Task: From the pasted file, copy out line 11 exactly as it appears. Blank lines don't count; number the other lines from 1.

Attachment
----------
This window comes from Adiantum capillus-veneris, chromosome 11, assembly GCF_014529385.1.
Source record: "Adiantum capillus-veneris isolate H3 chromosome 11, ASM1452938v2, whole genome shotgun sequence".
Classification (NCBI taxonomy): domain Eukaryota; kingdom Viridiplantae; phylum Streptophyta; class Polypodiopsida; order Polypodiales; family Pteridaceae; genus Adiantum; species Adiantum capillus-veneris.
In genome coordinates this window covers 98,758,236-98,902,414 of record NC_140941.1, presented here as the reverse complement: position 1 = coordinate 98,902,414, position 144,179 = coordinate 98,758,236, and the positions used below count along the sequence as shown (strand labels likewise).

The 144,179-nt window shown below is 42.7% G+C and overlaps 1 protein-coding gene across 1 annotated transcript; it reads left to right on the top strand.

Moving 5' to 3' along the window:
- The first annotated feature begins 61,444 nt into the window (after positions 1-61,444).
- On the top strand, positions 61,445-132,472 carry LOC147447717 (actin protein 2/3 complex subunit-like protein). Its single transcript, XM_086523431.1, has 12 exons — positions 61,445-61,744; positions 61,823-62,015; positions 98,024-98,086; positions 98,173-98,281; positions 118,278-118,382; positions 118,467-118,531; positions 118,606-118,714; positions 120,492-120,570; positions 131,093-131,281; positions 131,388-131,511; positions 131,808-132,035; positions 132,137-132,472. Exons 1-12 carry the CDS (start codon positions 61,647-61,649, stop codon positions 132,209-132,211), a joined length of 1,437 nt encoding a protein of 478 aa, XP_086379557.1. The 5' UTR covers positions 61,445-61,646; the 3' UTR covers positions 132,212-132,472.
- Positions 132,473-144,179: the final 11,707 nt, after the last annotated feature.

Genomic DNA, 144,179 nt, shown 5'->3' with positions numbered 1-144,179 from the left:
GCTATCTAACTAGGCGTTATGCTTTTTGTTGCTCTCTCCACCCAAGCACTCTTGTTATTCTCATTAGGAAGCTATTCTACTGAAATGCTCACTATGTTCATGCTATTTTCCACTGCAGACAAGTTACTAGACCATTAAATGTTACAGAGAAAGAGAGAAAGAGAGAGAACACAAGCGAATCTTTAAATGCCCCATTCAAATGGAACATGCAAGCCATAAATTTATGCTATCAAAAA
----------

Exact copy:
GCTATCTAACTAGGCGTTATGCTTTTTGTTGCTCTCTCCACCCAAGCACTCTTGTTATTCTCATTAGGAAGCTATTCTACTGAAATGCTCACTATGTTCATGCTATTTTCCACTGCAGACAAGTTACTAGACCATTAAATGTTACAGAGAAAGAGAGAAAGAGAGAGAACACAAGCGAATCTTTAAATGCCCCATTCAAATGGAACATGCAAGCCATAAATTTATGCTATCAAAAA